Almost 40% of over 50s are still to achieve their ambitions, research shows
05 March 2020
A recent survey has revealed that many over 50s feel they have not yet achieved everything they want to in life.
However, as people get further into later life, it seems they become more satisfied with their achievements, perhaps having had more time to complete them.
In a recent survey we asked 1,000 over 50s to quantify the strength of their agreement with the statement: “If I were to die tomorrow, I would be satisfied that I have achieved everything I wanted to in life.”
36% of respondents either strongly or somewhat agreed with the statement. However the largest proportion, 38%, answered negatively, indicating that they either felt there was more to come or that they had not been able to achieve everything they had wanted to for one reason or another. A further 26% neither agreed nor disagreed with the statement, while just six people chose not to give an opinion either way.
Feelings about lifetime achievements differed dramatically by age range too, with 46% of respondents aged 50 – 55 choosing negative responses, compared to just 32% of those aged 71 and above. This suggests that for many people it is simply a matter of feeling that there is more to come at the age of 50, with some of those aspirations being fulfilled by the age of 70.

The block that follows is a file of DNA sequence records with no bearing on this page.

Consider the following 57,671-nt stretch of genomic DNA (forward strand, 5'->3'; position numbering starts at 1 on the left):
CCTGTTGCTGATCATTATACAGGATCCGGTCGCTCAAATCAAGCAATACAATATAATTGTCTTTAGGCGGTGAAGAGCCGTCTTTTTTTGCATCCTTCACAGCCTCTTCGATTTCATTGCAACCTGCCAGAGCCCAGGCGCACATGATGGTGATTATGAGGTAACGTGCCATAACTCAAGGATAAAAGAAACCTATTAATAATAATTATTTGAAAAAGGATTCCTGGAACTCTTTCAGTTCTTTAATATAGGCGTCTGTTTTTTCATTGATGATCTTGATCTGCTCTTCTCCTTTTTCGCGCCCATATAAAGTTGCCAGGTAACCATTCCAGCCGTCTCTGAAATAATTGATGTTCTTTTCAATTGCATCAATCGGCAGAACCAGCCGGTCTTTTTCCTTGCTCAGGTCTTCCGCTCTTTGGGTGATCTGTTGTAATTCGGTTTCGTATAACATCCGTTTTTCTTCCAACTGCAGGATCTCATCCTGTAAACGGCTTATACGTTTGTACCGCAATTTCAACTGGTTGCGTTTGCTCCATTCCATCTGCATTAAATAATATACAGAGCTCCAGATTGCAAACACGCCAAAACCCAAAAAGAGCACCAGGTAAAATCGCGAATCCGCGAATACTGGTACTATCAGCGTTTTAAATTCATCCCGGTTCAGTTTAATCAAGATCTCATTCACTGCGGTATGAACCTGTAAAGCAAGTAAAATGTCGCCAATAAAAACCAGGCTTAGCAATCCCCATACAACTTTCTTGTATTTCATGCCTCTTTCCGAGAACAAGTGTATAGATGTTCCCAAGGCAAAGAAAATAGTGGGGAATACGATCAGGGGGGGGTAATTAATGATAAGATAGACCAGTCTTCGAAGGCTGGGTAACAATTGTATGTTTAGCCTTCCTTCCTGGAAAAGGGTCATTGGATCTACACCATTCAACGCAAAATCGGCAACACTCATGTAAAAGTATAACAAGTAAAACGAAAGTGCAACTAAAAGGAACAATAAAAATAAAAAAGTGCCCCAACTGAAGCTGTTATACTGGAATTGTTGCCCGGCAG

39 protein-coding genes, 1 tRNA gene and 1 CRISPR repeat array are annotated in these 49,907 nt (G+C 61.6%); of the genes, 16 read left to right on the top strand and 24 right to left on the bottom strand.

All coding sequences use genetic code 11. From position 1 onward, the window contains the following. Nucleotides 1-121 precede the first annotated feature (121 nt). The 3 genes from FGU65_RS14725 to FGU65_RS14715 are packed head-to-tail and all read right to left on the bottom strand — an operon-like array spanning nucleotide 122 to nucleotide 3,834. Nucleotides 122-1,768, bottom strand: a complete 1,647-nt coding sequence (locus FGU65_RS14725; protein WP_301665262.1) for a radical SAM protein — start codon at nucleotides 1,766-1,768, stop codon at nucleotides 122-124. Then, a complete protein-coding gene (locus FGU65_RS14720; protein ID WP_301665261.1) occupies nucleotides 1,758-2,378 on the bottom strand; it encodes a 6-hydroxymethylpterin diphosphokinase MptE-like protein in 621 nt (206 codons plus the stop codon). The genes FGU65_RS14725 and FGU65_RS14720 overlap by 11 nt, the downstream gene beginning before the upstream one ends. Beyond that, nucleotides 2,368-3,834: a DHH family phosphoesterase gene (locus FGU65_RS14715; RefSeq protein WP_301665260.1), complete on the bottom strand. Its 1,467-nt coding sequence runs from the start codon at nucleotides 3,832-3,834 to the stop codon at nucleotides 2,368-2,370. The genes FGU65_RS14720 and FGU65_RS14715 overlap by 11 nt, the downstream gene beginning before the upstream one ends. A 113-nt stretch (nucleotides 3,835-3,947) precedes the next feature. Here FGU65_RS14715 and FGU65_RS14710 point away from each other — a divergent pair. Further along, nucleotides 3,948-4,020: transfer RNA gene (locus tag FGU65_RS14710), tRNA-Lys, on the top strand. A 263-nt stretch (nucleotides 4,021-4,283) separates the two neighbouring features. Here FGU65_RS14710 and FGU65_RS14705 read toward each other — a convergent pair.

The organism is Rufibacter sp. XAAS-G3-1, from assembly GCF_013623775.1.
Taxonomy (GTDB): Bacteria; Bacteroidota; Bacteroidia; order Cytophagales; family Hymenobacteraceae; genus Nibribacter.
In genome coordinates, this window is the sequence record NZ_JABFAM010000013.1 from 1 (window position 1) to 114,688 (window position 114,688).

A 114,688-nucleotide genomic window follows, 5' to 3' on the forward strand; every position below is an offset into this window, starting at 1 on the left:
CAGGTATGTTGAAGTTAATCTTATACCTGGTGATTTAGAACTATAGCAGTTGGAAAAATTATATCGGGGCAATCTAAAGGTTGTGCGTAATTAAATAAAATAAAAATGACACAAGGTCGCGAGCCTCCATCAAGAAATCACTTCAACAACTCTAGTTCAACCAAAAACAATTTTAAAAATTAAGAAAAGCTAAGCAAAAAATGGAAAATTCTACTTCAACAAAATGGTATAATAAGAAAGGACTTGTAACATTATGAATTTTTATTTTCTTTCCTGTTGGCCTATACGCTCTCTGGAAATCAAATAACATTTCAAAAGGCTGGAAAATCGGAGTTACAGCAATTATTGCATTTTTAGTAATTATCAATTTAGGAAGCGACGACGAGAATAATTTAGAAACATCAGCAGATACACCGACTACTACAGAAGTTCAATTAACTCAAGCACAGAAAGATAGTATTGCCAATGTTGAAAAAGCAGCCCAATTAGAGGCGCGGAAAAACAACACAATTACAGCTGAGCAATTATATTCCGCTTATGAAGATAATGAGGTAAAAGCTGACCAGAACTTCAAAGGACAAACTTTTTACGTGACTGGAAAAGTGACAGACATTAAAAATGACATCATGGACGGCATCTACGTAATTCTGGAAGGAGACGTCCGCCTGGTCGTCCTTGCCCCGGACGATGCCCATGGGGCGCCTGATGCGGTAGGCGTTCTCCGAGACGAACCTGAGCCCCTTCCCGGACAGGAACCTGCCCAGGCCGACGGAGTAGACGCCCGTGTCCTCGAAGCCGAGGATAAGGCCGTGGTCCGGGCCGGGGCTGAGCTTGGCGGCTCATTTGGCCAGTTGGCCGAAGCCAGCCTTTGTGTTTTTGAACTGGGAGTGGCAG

As part of the same survey, respondents were asked to choose a single piece of advice to give to their 18-year-old selves if this were possible. This question helped to shed light on what over 50s value most in life. Many of the responses had a financial focus, with reference to saving more, investing in property and avoiding unnecessary purchases, for example luxury commodities. This highlights that for many people in later life, financial stability is a priority and is linked to their own personal achievements and aspirations.
Emma Simpson, Marketing Manager, said: “This topic is potentially quite emotive as it forces people to look back on their life and consider whether they have done everything they set out to do. It was heartening to see that over a third of people are content with their lives. And it was also encouraging to read that so many people in the earlier age brackets did not feel that they had achieved everything yet, with plenty more to come for people aged 50 and above.”
Source: OnePoll research of 1,000 men and women aged 50 and above on behalf of Ecclesiastical Planning Services, September 2019.